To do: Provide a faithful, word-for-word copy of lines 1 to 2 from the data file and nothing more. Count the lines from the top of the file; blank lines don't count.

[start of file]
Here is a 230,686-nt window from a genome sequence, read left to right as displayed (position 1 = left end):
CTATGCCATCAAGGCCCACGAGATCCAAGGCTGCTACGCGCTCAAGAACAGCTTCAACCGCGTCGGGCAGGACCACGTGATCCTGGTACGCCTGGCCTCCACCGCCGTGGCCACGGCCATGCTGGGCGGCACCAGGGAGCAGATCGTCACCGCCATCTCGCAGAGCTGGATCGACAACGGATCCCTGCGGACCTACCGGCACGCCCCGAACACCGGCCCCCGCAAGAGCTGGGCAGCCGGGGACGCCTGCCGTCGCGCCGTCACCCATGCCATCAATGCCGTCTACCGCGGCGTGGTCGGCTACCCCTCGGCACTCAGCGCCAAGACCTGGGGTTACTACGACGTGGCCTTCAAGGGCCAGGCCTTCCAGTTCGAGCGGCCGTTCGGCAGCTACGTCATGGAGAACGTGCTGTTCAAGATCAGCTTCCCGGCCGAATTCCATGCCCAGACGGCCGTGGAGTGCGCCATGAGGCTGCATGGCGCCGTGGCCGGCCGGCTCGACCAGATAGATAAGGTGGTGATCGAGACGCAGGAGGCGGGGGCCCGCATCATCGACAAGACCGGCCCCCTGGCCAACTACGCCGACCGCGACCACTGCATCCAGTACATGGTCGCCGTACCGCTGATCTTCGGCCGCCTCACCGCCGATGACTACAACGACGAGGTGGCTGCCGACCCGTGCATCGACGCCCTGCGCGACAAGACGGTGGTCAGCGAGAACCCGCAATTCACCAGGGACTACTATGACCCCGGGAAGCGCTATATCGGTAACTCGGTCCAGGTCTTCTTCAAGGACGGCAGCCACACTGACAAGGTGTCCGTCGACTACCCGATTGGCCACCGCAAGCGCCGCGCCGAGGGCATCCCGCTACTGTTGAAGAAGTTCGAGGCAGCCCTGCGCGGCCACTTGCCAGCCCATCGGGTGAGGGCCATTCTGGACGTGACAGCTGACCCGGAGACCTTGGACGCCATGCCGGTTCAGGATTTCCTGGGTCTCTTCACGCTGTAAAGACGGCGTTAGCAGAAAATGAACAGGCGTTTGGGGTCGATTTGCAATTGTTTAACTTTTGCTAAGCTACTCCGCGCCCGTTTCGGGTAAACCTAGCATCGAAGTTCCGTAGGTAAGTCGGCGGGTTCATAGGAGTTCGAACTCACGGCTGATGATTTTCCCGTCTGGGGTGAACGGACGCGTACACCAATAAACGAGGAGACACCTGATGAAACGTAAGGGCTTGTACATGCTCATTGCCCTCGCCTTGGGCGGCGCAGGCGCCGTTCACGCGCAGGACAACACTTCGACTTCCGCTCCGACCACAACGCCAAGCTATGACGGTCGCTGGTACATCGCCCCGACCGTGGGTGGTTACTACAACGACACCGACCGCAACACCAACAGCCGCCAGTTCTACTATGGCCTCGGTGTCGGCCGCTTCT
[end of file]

Here is a 230,686-nt window from a genome sequence, read left to right as displayed (position 1 = left end):
CTATGCCATCAAGGCCCACGAGATCCAAGGCTGCTACGCGCTCAAGAACAGCTTCAACCGCGTCGGGCAGGACCACGTGATCCTGGTACGCCTGGCCTCCACCGCCGTGGCCACGGCCATGCTGGGCGGCACCAGGGAGCAGATCGTCACCGCCATCTCGCAGAGCTGGATCGACAACGGATCCCTGCGGACCTACCGGCACGCCCCGAACACCGGCCCCCGCAAGAGCTGGGCAGCCGGGGACGCCTGCCGTCGCGCCGTCACCCATGCCATCAATGCCGTCTACCGCGGCGTGGTCGGCTACCCCTCGGCACTCAGCGCCAAGACCTGGGGTTACTACGACGTGGCCTTCAAGGGCCAGGCCTTCCAGTTCGAGCGGCCGTTCGGCAGCTACGTCATGGAGAACGTGCTGTTCAAGATCAGCTTCCCGGCCGAATTCCATGCCCAGACGGCCGTGGAGTGCGCCATGAGGCTGCATGGCGCCGTGGCCGGCCGGCTCGACCAGATAGATAAGGTGGTGATCGAGACGCAGGAGGCGGGGGCCCGCATCATCGACAAGACCGGCCCCCTGGCCAACTACGCCGACCGCGACCACTGCATCCAGTACATGGTCGCCGTACCGCTGATCTTCGGCCGCCTCACCGCCGATGACTACAACGACGAGGTGGCTGCCGACCCGTGCATCGACGCCCTGCGCGACAAGACGGTGGTCAGCGAGAACCCGCAATTCACCAGGGACTACTATGACCCCGGGAAGCGCTATATCGGTAACTCGGTCCAGGTCTTCTTCAAGGACGGCAGCCACACTGACAAGGTGTCCGTCGACTACCCGATTGGCCACCGCAAGCGCCGCGCCGAGGGCATCCCGCTACTGTTGAAGAAGTTCGAGGCAGCCCTGCGCGGCCACTTGCCAGCCCATCGGGTGAGGGCCATTCTGGACGTGACAGCTGACCCGGAGACCTTGGACGCCATGCCGGTTCAGGATTTCCTGGGTCTCTTCACGCTGTAAAGACGGCGTTAGCAGAAAATGAACAGGCGTTTGGGGTCGATTTGCAATTGTTTAACTTTTGCTAAGCTACTCCGCGCCCGTTTCGGGTAAACCTAGCATCGAAGTTCCGTAGGTAAGTCGGCGGGTTCATAGGAGTTCGAACTCACGGCTGATGATTTTCCCGTCTGGGGTGAACGGACGCGTACACCAATAAACGAGGAGACACCTGATGAAACGTAAGGGCTTGTACATGCTCATTGCCCTCGCCTTGGGCGGCGCAGGCGCCGTTCACGCGCAGGACAACACTTCGACTTCCGCTCCGACCACAACGCCAAGCTATGACGGTCGCTGGTACATCGCCCCGACCGTGGGTGGTTACTACAACGACACCGACCGCAACACCAACAGCCGCCAGTTCTACTATGGCCTCGGTGTCGGCCGCTTCT